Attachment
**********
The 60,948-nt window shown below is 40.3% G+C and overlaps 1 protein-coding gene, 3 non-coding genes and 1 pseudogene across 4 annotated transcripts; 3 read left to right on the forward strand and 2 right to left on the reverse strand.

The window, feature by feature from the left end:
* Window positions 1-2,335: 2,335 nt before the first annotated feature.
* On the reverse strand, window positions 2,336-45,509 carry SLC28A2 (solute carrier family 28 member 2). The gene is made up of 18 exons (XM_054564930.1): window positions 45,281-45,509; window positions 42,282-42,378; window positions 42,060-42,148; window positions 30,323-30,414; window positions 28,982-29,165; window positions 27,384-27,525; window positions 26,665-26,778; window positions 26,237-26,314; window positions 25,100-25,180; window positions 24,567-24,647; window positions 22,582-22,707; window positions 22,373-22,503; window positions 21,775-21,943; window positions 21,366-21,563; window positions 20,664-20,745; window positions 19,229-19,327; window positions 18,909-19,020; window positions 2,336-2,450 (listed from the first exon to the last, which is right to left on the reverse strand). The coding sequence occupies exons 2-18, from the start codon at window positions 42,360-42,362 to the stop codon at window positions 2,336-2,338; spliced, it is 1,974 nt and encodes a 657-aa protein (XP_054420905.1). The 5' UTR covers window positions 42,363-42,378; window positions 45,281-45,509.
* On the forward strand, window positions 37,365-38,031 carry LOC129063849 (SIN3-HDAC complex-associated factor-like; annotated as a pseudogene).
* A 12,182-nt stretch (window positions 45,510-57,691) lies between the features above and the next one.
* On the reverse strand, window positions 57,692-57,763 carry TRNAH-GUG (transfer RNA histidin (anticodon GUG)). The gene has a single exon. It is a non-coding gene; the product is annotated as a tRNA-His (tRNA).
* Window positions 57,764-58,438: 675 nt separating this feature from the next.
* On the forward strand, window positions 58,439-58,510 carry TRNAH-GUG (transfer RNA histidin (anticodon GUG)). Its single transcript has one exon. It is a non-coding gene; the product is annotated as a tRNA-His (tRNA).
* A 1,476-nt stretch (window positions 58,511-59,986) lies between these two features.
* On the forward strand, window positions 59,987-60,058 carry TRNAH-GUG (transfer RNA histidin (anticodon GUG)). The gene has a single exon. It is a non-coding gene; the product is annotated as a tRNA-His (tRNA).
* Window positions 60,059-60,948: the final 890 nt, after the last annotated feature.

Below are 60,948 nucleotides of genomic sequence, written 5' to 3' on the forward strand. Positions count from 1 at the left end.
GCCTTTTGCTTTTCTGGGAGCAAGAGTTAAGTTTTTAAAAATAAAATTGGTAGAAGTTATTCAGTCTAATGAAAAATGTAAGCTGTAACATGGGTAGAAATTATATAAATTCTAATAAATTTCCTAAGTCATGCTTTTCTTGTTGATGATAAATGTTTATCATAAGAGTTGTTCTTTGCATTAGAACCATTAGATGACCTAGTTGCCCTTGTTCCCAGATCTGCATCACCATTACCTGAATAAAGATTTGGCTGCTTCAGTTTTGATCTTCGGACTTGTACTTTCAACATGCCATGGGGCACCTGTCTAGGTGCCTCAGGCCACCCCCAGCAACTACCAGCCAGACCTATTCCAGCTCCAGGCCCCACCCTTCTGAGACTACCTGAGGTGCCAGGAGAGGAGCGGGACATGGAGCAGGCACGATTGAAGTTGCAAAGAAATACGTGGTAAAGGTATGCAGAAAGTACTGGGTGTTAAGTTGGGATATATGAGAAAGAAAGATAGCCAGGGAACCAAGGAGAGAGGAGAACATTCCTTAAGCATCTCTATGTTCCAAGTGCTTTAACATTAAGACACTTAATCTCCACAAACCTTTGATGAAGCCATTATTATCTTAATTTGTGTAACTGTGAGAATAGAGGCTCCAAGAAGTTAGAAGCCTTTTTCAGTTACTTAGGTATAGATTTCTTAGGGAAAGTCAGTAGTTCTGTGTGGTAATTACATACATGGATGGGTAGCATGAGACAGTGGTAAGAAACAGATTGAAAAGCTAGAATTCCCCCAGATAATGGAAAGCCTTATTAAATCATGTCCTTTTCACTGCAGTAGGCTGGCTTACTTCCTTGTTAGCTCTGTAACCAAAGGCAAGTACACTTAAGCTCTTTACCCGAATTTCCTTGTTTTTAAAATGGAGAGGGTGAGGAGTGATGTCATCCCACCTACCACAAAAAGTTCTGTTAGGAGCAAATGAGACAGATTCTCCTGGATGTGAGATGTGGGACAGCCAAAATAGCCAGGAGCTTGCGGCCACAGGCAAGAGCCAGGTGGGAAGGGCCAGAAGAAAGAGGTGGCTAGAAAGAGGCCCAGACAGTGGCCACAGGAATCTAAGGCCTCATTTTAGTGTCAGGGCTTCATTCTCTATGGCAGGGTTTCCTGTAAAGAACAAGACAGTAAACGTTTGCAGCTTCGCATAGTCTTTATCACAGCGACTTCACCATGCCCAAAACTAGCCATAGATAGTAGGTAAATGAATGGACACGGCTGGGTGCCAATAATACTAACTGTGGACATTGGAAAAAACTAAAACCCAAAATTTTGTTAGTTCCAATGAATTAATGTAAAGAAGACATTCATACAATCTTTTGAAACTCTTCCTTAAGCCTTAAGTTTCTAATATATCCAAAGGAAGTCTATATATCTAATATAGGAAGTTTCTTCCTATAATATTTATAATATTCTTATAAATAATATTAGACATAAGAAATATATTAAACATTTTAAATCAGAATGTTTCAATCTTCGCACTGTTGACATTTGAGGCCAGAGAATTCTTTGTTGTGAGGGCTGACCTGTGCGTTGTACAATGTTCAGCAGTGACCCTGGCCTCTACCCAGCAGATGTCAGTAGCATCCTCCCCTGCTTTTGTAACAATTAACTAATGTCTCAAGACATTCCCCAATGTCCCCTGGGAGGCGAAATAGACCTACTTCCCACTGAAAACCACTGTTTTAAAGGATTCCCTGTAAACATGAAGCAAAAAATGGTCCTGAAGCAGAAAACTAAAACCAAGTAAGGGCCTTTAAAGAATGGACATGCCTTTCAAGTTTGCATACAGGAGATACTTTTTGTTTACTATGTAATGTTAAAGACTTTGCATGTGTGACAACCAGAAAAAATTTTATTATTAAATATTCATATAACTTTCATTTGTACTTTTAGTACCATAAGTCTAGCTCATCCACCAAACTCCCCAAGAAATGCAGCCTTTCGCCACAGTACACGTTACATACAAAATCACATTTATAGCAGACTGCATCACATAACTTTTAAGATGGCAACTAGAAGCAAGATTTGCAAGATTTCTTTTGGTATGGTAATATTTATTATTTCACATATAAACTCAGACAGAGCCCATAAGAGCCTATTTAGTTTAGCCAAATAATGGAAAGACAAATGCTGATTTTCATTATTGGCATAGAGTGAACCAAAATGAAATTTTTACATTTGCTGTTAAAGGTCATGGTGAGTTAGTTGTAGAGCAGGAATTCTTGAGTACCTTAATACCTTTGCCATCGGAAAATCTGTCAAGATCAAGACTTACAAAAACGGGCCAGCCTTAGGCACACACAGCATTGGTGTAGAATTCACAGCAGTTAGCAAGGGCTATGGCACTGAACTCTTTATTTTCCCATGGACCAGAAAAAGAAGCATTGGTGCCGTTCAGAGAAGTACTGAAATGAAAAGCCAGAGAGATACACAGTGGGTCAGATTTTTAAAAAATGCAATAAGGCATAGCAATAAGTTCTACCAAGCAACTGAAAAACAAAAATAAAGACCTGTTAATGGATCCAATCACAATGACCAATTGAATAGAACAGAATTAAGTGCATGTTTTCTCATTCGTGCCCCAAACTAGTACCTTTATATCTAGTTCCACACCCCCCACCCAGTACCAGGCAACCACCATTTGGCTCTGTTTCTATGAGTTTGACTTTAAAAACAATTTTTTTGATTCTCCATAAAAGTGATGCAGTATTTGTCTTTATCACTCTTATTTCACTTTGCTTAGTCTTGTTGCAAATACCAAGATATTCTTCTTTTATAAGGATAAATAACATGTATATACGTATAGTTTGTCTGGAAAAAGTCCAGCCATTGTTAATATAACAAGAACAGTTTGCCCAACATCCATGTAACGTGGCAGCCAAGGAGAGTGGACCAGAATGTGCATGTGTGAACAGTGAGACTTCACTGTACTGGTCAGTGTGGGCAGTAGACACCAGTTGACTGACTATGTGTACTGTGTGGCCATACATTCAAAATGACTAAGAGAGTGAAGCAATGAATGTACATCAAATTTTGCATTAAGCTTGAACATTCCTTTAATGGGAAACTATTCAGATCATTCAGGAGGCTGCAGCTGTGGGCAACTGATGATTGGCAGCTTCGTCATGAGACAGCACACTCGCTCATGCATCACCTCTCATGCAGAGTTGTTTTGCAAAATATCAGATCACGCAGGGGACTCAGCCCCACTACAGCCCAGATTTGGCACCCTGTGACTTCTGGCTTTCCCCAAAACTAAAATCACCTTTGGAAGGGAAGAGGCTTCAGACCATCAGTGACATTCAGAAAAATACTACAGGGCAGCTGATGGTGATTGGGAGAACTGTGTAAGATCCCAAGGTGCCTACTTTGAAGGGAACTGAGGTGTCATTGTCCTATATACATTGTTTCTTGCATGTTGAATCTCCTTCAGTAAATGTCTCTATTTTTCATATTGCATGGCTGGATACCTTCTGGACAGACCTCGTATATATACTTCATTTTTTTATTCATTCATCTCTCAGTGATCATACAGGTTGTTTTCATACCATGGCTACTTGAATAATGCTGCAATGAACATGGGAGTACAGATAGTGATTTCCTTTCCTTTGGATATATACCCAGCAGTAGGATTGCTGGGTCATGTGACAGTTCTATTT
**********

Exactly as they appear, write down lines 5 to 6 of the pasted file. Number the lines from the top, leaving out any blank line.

* On the forward strand, window positions 37,365-38,031 carry LOC129063849 (SIN3-HDAC complex-associated factor-like; annotated as a pseudogene).
* A 12,182-nt stretch (window positions 45,510-57,691) lies between the features above and the next one.